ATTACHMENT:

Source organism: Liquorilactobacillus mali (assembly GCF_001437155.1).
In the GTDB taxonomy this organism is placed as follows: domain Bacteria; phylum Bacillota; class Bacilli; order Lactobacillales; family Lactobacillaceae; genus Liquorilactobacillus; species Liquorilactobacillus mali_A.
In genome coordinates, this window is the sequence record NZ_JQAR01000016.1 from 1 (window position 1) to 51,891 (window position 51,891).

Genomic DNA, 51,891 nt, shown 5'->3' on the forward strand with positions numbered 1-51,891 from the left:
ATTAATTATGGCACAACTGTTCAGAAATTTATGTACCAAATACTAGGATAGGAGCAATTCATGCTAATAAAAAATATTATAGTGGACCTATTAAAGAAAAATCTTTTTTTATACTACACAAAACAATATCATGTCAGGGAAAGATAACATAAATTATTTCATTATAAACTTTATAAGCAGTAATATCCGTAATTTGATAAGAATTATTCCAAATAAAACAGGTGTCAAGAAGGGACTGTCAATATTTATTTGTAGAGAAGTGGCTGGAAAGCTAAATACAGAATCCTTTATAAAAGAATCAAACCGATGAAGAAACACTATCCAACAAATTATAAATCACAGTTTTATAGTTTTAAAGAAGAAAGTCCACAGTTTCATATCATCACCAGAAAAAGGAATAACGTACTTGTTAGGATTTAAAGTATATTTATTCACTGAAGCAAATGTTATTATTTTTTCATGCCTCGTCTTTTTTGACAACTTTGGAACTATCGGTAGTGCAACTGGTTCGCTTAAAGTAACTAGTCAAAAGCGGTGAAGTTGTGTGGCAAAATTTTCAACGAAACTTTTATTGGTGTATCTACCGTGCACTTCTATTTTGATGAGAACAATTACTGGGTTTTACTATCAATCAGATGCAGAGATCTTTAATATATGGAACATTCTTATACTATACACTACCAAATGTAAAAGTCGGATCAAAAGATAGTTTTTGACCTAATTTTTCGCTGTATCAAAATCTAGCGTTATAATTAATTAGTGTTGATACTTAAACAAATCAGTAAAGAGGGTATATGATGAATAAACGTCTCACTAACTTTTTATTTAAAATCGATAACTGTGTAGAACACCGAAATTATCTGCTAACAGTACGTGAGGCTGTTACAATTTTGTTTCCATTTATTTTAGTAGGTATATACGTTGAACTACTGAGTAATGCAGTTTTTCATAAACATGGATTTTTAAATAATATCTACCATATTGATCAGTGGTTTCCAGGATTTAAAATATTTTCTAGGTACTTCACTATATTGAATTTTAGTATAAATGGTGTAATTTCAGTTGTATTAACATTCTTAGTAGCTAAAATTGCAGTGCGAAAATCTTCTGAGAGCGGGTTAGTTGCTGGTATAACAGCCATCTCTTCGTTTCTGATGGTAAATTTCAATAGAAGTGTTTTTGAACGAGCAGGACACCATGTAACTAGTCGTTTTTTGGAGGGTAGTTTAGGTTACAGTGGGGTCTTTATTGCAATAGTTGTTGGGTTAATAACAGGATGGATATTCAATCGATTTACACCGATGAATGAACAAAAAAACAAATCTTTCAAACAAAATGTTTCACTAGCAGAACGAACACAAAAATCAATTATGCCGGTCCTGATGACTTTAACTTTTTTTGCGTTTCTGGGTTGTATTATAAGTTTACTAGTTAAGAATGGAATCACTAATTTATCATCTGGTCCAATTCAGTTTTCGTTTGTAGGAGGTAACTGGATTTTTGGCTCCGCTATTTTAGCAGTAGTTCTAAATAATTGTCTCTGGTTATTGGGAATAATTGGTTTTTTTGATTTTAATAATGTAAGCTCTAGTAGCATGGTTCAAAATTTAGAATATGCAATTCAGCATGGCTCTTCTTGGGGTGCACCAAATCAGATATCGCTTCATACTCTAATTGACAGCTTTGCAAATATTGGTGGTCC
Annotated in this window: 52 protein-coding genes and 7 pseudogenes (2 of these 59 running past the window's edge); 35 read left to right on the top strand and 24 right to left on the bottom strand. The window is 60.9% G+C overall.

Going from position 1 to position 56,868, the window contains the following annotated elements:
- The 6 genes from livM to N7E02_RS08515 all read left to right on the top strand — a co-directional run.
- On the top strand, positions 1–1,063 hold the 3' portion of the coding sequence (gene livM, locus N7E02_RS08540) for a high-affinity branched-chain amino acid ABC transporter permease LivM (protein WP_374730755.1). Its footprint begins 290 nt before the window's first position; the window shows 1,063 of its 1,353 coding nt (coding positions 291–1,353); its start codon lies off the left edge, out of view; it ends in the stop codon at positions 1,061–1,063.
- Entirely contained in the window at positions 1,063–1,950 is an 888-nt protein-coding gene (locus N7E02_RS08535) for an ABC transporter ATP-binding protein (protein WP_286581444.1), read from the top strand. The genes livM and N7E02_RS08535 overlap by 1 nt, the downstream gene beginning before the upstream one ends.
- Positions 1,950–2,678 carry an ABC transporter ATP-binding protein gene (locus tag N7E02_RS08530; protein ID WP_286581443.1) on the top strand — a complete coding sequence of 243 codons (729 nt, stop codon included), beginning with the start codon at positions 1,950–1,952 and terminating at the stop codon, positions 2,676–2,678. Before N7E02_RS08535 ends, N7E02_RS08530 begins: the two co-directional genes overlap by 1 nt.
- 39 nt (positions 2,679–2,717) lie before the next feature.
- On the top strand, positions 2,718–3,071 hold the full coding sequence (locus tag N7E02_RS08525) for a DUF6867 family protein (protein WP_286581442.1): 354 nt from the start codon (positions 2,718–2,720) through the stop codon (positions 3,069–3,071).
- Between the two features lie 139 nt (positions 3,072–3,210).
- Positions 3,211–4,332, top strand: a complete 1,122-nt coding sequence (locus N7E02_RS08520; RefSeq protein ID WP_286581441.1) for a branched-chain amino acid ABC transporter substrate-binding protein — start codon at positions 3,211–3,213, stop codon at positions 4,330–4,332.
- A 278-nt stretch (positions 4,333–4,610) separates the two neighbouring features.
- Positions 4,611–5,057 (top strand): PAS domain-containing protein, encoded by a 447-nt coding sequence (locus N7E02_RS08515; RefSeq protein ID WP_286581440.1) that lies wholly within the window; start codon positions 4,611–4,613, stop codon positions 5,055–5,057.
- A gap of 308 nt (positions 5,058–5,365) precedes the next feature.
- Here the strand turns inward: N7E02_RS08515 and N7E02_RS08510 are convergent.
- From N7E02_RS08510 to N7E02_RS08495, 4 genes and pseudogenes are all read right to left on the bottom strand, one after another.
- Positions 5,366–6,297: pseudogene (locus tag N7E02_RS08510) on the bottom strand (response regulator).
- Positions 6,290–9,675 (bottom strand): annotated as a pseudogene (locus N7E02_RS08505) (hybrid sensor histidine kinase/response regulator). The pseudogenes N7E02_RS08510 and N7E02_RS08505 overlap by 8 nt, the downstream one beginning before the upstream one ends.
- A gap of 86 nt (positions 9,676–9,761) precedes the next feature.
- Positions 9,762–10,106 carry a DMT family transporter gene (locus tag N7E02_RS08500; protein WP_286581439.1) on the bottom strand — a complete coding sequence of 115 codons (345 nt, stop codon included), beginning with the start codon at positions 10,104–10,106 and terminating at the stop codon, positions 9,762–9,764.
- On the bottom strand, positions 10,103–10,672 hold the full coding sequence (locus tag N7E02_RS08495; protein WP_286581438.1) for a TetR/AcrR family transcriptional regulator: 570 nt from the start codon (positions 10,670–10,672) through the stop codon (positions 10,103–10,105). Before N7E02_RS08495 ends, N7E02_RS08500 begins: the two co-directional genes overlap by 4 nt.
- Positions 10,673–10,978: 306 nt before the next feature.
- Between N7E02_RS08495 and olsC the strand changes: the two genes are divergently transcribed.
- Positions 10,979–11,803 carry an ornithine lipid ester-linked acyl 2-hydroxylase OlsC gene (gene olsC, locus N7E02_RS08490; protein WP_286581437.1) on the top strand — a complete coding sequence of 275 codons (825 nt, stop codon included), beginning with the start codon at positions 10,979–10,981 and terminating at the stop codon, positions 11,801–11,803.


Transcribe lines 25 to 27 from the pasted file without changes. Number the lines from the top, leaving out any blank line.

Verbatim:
- On the bottom strand, positions 10,103–10,672 hold the full coding sequence (locus tag N7E02_RS08495; protein WP_286581438.1) for a TetR/AcrR family transcriptional regulator: 570 nt from the start codon (positions 10,670–10,672) through the stop codon (positions 10,103–10,105). Before N7E02_RS08495 ends, N7E02_RS08500 begins: the two co-directional genes overlap by 4 nt.
- Positions 10,673–10,978: 306 nt before the next feature.
- Between N7E02_RS08495 and olsC the strand changes: the two genes are divergently transcribed.